The image to the right is called The Great Artesian Basin (GAB). It is an underground aquifer covering nearly 25 per cent of Australia.
“Although Australia is one of the driest countries in the world, its groundwater has been “neglected, undervalued and poorly understood. Beneath the red and black dirt that covers much of Australia – located in the second driest continent on the planet – lies vast reserves of underground water, the secrets of which researchers are hoping to unlock.
In a previous post: Mammoth Cave – the “Big Canary” of Aquifer Health, I wrote how Dr. Chris Groves, Director of the Hoffman Institute Research Center for Environmental Studies was trying to get a firsthand view of just how surface river water is contaminating the purest water sources on our planet with his studies of Mammoth Cave (US).
Congratulations are now given to a research team from Australia’s National Centre for Groundwater Research & Training (NCGRT) for undertaking a major project to better understand the implications of human contamination to these vast underground reservoirs of freshwater. Details will be found in this Water World issue: Predicting Future Aquifer Behaviour Down Under in Australia.
“Researchers have identified several key research focuses and consider this a high priority given that the lack of knowledge of the moisture content, storage, hydraulic conductivity and water quality of the many aquitards in Australia is a major threat to groundwater resource security. Over very long time scales, the diffusional losses evident in many aquitards mean that they also play a vital role in aquifer water quality.”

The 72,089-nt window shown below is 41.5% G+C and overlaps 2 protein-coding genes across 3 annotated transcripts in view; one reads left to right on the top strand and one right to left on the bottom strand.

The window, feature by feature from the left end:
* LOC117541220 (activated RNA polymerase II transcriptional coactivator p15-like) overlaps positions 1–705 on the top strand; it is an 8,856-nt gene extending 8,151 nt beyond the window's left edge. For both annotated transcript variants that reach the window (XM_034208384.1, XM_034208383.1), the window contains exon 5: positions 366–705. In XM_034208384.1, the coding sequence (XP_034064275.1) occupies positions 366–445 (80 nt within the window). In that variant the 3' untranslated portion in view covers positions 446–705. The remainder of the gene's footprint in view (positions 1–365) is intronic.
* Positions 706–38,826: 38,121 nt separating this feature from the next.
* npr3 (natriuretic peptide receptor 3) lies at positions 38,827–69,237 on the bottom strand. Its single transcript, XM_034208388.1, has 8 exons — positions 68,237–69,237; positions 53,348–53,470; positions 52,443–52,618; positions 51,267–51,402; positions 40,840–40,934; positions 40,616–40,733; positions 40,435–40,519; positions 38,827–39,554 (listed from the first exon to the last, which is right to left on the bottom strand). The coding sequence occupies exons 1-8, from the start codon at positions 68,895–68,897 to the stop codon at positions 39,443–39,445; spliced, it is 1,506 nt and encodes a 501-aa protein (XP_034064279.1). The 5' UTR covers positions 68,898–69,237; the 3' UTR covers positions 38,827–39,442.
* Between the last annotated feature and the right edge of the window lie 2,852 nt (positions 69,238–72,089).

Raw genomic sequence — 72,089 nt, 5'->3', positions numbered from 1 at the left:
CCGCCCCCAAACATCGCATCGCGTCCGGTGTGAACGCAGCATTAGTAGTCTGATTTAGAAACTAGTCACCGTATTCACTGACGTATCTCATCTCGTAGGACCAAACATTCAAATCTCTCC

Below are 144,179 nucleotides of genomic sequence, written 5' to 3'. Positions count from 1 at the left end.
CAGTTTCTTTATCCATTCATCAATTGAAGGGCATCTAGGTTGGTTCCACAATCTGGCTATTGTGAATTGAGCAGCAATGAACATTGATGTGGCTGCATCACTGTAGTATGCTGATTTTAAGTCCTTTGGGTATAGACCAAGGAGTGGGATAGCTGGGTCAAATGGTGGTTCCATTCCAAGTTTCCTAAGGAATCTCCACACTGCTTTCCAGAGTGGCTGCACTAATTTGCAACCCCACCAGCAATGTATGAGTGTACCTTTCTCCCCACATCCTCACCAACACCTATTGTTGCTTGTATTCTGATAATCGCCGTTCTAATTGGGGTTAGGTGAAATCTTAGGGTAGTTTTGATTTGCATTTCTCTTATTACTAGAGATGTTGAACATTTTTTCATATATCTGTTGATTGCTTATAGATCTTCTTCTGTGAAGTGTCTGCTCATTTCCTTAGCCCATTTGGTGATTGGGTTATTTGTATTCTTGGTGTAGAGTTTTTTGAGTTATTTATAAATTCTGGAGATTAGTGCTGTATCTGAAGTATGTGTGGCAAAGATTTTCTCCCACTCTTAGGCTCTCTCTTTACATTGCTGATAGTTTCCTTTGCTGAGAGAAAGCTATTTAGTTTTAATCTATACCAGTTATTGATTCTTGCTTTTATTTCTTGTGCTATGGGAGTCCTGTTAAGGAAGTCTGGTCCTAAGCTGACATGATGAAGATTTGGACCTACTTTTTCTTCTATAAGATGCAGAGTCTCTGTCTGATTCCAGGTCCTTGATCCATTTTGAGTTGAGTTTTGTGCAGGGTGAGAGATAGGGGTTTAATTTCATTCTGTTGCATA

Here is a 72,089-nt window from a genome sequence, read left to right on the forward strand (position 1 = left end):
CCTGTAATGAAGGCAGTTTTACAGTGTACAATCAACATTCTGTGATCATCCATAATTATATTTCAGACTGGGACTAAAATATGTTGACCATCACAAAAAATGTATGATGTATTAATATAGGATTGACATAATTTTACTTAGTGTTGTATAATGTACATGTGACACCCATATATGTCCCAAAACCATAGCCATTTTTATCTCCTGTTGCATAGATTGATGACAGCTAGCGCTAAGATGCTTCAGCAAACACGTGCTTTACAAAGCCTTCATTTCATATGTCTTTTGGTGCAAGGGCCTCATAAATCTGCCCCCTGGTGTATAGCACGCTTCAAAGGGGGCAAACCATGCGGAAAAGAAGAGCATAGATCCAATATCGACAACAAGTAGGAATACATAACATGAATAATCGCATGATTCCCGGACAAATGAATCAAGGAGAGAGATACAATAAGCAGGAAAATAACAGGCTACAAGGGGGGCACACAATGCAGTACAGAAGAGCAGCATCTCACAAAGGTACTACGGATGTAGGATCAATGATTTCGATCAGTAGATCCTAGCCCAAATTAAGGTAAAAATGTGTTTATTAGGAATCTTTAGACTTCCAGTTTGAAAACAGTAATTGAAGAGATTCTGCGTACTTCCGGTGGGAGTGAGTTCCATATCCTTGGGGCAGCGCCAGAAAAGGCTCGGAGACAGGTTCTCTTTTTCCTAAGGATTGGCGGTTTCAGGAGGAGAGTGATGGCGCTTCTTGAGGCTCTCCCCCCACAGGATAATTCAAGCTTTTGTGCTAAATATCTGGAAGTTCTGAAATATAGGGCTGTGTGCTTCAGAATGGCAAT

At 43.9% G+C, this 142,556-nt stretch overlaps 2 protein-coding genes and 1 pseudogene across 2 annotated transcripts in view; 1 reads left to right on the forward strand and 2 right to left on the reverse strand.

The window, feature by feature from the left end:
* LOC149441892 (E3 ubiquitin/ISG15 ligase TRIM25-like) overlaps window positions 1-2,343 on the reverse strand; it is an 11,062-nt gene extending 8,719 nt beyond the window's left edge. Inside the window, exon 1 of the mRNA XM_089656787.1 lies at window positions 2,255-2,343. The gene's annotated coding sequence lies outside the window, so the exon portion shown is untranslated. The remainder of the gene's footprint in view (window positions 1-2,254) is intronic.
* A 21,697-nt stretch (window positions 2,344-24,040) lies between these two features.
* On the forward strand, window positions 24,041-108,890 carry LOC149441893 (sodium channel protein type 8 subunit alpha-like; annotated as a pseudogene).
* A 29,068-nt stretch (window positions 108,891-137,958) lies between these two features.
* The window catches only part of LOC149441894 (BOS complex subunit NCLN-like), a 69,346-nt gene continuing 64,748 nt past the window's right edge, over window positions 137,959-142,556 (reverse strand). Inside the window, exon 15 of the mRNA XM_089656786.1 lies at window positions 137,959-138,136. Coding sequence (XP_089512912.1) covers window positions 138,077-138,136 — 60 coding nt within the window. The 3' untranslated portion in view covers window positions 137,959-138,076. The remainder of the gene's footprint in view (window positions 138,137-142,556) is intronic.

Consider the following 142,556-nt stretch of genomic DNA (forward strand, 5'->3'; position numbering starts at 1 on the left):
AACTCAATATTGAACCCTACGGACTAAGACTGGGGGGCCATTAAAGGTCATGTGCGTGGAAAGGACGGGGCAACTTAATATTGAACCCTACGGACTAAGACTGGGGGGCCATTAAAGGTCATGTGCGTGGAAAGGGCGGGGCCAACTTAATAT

There is additional study being given to the aquifer reserves in Western Australia. The article: Assessing the suitability of Managed Aquifer Recharge for Perth’s Coastal Aquifer will highlight the issue.
“Groundwater levels are falling under about 40 per cent of Perth and there is currently over A$500 million of capital assets relying on this resource. Of particular concern are coastal aquifers where seawater intrusion may become a problem in the next five or so years.
The limestone of Perth’s coastal aquifer is karstic and poorly understood in terms of its geohydrology and nutrient attenuation properties. The coastal strip also contains wastewater treatment plants that discharge 100 gigaliters per annum of treated effluent into the Indian Ocean.”
In another previous post: The Oceans Are Coming, I discussed the impact of saltwater intrusion into freshwater aquifers.
As one of the planet’s driest continents, Australia is very sensitive to its freshwater reserves. These studies are important not just to Australians, but to the world. Maybe the Aussies will be kind enough to share the results. What other countries do with those results is often the bigger uncertainty.